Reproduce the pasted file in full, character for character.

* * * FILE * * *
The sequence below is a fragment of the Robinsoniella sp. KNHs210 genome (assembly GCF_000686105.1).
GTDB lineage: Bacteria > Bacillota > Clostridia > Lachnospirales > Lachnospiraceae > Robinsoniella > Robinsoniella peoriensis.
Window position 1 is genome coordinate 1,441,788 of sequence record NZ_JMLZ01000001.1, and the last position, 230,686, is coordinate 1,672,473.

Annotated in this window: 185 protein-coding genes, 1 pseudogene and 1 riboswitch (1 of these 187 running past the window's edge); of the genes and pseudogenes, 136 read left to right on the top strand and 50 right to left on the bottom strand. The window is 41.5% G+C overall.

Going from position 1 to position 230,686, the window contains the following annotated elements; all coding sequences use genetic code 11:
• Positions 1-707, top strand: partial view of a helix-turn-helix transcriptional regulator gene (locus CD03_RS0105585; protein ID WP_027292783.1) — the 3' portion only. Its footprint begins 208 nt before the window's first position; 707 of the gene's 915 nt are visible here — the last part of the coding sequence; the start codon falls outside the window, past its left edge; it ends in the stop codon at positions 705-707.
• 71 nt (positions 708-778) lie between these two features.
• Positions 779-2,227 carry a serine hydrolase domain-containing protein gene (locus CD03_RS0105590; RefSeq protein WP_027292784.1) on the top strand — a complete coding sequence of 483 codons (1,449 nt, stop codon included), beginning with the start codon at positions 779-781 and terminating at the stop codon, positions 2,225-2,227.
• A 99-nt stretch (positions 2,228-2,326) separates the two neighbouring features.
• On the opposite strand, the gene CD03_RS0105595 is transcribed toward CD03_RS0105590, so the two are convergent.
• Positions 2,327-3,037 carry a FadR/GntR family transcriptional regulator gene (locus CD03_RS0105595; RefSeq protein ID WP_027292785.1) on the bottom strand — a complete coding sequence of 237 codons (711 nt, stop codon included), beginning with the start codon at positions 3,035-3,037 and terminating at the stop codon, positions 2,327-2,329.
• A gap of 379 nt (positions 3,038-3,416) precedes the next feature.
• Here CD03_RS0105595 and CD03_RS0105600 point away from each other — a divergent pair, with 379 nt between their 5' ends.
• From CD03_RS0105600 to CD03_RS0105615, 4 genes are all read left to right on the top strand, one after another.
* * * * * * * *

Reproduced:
The sequence below is a fragment of the Robinsoniella sp. KNHs210 genome (assembly GCF_000686105.1).
GTDB lineage: Bacteria > Bacillota > Clostridia > Lachnospirales > Lachnospiraceae > Robinsoniella > Robinsoniella peoriensis.
Window position 1 is genome coordinate 1,441,788 of sequence record NZ_JMLZ01000001.1, and the last position, 230,686, is coordinate 1,672,473.

Annotated in this window: 185 protein-coding genes, 1 pseudogene and 1 riboswitch (1 of these 187 running past the window's edge); of the genes and pseudogenes, 136 read left to right on the top strand and 50 right to left on the bottom strand. The window is 41.5% G+C overall.

Going from position 1 to position 230,686, the window contains the following annotated elements; all coding sequences use genetic code 11:
• Positions 1-707, top strand: partial view of a helix-turn-helix transcriptional regulator gene (locus CD03_RS0105585; protein ID WP_027292783.1) — the 3' portion only. Its footprint begins 208 nt before the window's first position; 707 of the gene's 915 nt are visible here — the last part of the coding sequence; the start codon falls outside the window, past its left edge; it ends in the stop codon at positions 705-707.
• 71 nt (positions 708-778) lie between these two features.
• Positions 779-2,227 carry a serine hydrolase domain-containing protein gene (locus CD03_RS0105590; RefSeq protein WP_027292784.1) on the top strand — a complete coding sequence of 483 codons (1,449 nt, stop codon included), beginning with the start codon at positions 779-781 and terminating at the stop codon, positions 2,225-2,227.
• A 99-nt stretch (positions 2,228-2,326) separates the two neighbouring features.
• On the opposite strand, the gene CD03_RS0105595 is transcribed toward CD03_RS0105590, so the two are convergent.
• Positions 2,327-3,037 carry a FadR/GntR family transcriptional regulator gene (locus CD03_RS0105595; RefSeq protein ID WP_027292785.1) on the bottom strand — a complete coding sequence of 237 codons (711 nt, stop codon included), beginning with the start codon at positions 3,035-3,037 and terminating at the stop codon, positions 2,327-2,329.
• A gap of 379 nt (positions 3,038-3,416) precedes the next feature.
• Here CD03_RS0105595 and CD03_RS0105600 point away from each other — a divergent pair, with 379 nt between their 5' ends.
• From CD03_RS0105600 to CD03_RS0105615, 4 genes are all read left to right on the top strand, one after another.